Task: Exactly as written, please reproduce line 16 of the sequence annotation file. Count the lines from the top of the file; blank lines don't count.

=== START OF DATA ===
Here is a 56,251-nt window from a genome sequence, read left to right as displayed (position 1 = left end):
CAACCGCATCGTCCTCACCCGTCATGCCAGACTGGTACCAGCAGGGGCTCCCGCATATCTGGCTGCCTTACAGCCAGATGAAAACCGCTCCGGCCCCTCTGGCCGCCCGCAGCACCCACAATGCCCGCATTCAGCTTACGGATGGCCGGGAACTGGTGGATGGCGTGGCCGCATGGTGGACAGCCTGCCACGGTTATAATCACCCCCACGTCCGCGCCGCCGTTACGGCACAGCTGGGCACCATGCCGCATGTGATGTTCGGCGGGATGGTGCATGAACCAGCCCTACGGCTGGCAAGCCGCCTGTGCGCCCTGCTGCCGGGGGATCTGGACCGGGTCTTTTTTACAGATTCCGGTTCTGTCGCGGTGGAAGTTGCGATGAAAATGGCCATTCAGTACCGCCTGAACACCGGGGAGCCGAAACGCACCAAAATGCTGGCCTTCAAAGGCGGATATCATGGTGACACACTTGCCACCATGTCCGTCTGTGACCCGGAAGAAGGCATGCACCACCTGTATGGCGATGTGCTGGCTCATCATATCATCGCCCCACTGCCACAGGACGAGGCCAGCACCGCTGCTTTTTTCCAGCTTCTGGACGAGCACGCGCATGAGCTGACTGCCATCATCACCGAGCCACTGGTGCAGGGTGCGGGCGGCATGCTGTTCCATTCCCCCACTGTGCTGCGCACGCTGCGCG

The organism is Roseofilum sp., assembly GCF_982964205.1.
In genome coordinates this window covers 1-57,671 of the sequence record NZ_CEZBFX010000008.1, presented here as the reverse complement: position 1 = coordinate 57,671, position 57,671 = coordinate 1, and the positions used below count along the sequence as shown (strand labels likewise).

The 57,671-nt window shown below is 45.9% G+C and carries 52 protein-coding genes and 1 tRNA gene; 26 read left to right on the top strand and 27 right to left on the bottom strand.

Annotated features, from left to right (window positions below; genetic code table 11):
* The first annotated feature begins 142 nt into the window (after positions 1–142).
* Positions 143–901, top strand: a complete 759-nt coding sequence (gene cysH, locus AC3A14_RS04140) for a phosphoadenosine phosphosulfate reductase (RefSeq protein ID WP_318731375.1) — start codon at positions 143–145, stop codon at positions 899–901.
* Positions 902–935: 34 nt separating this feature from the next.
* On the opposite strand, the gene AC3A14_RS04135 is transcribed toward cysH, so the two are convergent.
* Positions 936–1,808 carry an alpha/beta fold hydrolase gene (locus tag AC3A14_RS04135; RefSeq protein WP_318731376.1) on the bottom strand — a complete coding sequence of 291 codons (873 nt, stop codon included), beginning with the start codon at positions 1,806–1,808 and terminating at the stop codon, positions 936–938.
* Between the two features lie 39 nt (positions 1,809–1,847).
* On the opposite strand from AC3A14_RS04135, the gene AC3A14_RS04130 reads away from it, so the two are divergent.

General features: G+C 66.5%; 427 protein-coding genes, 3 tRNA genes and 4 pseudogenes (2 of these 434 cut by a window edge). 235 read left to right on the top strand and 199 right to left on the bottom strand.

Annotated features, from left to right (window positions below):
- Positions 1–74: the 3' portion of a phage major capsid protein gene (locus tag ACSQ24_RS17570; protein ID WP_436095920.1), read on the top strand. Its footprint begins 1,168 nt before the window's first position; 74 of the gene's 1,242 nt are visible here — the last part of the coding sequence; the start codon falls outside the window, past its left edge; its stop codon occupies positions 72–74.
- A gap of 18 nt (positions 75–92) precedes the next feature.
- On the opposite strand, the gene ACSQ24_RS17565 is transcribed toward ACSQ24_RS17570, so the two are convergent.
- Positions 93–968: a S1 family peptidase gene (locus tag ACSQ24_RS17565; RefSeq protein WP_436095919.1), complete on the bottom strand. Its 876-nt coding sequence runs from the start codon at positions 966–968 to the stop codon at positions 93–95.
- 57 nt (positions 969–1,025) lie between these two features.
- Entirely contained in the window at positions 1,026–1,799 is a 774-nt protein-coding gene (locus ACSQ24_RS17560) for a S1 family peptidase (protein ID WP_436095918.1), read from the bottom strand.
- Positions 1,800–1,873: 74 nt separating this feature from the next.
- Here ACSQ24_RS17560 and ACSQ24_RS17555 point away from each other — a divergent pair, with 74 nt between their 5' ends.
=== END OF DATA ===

- Positions 1–74: the 3' portion of a phage major capsid protein gene (locus tag ACSQ24_RS17570; protein ID WP_436095920.1), read on the top strand. Its footprint begins 1,168 nt before the window's first position; 74 of the gene's 1,242 nt are visible here — the last part of the coding sequence; the start codon falls outside the window, past its left edge; its stop codon occupies positions 72–74.